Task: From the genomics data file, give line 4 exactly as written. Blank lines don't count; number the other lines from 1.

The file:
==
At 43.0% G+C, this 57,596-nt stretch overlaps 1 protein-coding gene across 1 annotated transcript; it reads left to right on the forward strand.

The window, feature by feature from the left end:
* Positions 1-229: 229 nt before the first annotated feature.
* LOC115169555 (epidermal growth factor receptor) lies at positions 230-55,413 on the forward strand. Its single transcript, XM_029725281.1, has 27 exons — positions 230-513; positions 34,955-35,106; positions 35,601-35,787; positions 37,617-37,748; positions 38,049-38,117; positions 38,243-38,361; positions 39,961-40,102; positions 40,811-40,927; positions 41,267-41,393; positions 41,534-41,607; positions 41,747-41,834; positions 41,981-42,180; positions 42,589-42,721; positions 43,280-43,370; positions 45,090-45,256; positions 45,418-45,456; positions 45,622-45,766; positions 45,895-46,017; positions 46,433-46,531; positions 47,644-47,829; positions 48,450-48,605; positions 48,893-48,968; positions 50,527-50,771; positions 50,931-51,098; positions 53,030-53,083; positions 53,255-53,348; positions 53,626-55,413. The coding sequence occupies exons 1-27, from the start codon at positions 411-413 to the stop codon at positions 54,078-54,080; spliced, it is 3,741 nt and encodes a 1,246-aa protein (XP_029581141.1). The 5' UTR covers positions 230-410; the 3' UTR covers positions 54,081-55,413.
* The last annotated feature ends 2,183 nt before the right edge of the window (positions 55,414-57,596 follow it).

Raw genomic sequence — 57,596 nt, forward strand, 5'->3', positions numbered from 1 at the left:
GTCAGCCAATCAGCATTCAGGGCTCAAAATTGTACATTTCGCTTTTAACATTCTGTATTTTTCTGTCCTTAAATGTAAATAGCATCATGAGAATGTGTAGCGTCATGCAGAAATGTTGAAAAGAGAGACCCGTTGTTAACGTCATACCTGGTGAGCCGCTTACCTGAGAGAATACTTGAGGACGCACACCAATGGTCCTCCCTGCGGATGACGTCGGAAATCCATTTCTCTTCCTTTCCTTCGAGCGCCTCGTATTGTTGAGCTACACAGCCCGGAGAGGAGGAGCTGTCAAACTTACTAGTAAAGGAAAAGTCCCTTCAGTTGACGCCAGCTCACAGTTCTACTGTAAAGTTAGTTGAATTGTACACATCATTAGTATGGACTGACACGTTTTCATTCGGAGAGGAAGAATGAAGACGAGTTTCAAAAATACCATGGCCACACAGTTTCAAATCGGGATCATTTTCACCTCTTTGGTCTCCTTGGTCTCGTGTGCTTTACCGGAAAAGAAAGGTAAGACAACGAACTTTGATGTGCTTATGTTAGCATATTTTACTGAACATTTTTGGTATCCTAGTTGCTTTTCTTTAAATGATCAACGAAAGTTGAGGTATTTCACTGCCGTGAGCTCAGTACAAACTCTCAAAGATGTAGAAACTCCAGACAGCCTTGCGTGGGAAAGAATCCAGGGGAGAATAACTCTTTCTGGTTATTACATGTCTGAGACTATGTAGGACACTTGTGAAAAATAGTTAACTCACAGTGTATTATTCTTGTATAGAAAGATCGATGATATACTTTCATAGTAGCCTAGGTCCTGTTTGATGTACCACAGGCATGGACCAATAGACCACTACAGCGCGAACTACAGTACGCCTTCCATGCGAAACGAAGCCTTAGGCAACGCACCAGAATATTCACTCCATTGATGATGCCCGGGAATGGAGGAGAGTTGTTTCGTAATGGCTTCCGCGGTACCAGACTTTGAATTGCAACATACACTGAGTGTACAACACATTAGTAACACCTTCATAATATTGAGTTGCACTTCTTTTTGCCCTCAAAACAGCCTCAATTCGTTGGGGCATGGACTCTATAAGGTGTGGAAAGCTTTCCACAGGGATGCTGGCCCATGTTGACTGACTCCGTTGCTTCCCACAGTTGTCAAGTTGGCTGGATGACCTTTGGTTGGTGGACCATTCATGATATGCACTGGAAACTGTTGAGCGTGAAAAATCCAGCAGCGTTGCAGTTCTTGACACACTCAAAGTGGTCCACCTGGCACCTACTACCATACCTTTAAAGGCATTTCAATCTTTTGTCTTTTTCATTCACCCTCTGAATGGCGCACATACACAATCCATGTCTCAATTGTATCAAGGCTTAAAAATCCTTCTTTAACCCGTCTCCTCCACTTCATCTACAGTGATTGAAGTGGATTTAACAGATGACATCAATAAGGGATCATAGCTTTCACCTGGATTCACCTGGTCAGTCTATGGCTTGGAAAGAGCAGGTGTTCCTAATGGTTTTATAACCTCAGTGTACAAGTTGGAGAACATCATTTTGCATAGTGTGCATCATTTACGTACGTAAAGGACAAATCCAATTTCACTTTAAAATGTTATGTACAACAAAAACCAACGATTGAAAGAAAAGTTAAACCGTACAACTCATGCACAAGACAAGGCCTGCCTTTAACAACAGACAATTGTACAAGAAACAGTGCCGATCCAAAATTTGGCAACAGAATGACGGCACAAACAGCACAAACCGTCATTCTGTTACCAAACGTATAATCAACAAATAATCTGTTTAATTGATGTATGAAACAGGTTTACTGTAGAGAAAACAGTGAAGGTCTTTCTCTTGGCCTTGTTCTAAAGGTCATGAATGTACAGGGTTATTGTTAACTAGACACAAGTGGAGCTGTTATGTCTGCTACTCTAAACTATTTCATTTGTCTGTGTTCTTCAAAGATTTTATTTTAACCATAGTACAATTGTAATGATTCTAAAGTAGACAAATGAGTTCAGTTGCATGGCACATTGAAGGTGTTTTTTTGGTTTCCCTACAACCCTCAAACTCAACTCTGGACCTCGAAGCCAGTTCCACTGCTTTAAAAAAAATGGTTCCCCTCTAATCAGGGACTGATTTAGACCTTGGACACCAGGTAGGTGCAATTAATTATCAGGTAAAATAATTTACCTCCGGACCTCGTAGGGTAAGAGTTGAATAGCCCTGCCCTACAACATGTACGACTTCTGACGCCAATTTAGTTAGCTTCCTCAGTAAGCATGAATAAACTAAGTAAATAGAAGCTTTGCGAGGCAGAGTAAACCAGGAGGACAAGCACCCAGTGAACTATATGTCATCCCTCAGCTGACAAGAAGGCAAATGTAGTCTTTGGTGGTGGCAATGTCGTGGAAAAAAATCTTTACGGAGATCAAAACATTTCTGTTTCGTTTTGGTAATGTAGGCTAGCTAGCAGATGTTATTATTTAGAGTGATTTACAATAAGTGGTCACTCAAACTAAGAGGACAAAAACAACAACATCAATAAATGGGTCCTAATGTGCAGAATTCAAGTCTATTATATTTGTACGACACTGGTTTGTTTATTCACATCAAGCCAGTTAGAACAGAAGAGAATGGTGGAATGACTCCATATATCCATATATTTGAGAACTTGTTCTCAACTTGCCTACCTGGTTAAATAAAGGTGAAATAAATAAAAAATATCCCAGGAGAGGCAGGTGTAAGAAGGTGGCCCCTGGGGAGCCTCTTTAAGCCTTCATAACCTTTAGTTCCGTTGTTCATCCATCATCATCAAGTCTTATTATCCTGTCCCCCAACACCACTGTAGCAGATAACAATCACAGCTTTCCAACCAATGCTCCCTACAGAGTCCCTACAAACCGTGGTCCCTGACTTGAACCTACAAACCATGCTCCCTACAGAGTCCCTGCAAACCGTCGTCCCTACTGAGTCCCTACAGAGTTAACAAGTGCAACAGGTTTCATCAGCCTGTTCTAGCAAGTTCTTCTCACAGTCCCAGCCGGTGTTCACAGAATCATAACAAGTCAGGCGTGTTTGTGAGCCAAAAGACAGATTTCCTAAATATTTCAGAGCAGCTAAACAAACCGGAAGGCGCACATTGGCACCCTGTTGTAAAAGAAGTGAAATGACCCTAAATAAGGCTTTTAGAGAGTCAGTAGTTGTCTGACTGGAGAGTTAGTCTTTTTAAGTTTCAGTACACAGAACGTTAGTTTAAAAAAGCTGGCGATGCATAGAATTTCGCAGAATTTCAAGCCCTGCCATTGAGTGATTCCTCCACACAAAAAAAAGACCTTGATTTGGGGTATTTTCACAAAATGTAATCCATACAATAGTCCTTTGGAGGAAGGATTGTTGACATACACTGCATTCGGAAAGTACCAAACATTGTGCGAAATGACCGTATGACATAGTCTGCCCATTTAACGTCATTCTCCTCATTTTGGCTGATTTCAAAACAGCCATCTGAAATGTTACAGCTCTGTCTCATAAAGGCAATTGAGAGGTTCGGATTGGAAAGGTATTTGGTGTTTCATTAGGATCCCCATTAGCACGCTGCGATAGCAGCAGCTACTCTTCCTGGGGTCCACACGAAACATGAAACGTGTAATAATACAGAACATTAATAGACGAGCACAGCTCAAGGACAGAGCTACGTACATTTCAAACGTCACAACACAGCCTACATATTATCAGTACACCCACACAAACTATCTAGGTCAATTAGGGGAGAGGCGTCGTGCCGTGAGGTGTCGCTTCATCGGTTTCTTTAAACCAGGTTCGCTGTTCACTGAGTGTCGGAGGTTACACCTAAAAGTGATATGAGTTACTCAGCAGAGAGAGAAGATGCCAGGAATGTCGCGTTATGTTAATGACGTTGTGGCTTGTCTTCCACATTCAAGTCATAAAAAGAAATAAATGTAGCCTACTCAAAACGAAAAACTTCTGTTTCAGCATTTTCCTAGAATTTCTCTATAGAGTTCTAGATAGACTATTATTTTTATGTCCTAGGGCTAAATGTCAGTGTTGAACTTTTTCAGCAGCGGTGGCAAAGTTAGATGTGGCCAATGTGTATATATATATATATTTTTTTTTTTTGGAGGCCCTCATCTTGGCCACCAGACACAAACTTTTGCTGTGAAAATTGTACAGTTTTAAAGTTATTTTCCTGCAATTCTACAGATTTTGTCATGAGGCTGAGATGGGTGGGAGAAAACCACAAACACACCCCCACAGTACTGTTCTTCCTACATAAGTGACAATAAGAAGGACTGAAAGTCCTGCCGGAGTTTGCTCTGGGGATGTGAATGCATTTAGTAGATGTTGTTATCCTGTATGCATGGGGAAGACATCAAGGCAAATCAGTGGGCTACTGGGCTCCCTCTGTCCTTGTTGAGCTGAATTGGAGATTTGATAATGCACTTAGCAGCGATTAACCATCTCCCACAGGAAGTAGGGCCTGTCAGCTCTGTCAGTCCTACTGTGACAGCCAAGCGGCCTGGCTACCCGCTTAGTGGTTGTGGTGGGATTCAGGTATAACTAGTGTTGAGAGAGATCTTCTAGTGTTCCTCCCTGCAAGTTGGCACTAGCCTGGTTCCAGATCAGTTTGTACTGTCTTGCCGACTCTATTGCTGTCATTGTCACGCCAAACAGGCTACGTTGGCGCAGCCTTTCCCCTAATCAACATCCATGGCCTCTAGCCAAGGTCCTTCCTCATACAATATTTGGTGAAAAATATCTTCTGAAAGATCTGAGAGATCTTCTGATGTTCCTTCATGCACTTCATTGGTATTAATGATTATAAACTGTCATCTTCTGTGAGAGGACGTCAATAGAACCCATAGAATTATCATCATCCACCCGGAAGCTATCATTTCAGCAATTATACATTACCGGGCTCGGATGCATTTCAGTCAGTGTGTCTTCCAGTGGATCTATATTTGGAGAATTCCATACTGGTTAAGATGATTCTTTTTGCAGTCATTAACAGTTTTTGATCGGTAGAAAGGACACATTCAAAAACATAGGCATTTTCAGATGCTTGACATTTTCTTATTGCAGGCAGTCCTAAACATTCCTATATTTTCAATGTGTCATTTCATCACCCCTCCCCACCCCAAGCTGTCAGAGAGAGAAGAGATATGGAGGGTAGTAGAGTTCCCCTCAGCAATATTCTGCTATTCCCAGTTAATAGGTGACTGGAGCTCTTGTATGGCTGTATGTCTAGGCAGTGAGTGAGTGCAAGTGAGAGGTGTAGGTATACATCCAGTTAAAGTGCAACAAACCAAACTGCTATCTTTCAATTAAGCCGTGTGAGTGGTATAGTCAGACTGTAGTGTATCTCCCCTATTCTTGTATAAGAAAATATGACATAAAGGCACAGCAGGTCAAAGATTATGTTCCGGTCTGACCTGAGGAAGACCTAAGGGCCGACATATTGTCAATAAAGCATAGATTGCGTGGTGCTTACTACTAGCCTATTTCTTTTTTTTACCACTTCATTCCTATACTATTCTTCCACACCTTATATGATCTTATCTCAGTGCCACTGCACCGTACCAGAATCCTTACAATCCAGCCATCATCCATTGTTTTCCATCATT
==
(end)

* LOC115169555 (epidermal growth factor receptor) lies at positions 230-55,413 on the forward strand. Its single transcript, XM_029725281.1, has 27 exons — positions 230-513; positions 34,955-35,106; positions 35,601-35,787; positions 37,617-37,748; positions 38,049-38,117; positions 38,243-38,361; positions 39,961-40,102; positions 40,811-40,927; positions 41,267-41,393; positions 41,534-41,607; positions 41,747-41,834; positions 41,981-42,180; positions 42,589-42,721; positions 43,280-43,370; positions 45,090-45,256; positions 45,418-45,456; positions 45,622-45,766; positions 45,895-46,017; positions 46,433-46,531; positions 47,644-47,829; positions 48,450-48,605; positions 48,893-48,968; positions 50,527-50,771; positions 50,931-51,098; positions 53,030-53,083; positions 53,255-53,348; positions 53,626-55,413. The coding sequence occupies exons 1-27, from the start codon at positions 411-413 to the stop codon at positions 54,078-54,080; spliced, it is 3,741 nt and encodes a 1,246-aa protein (XP_029581141.1). The 5' UTR covers positions 230-410; the 3' UTR covers positions 54,081-55,413.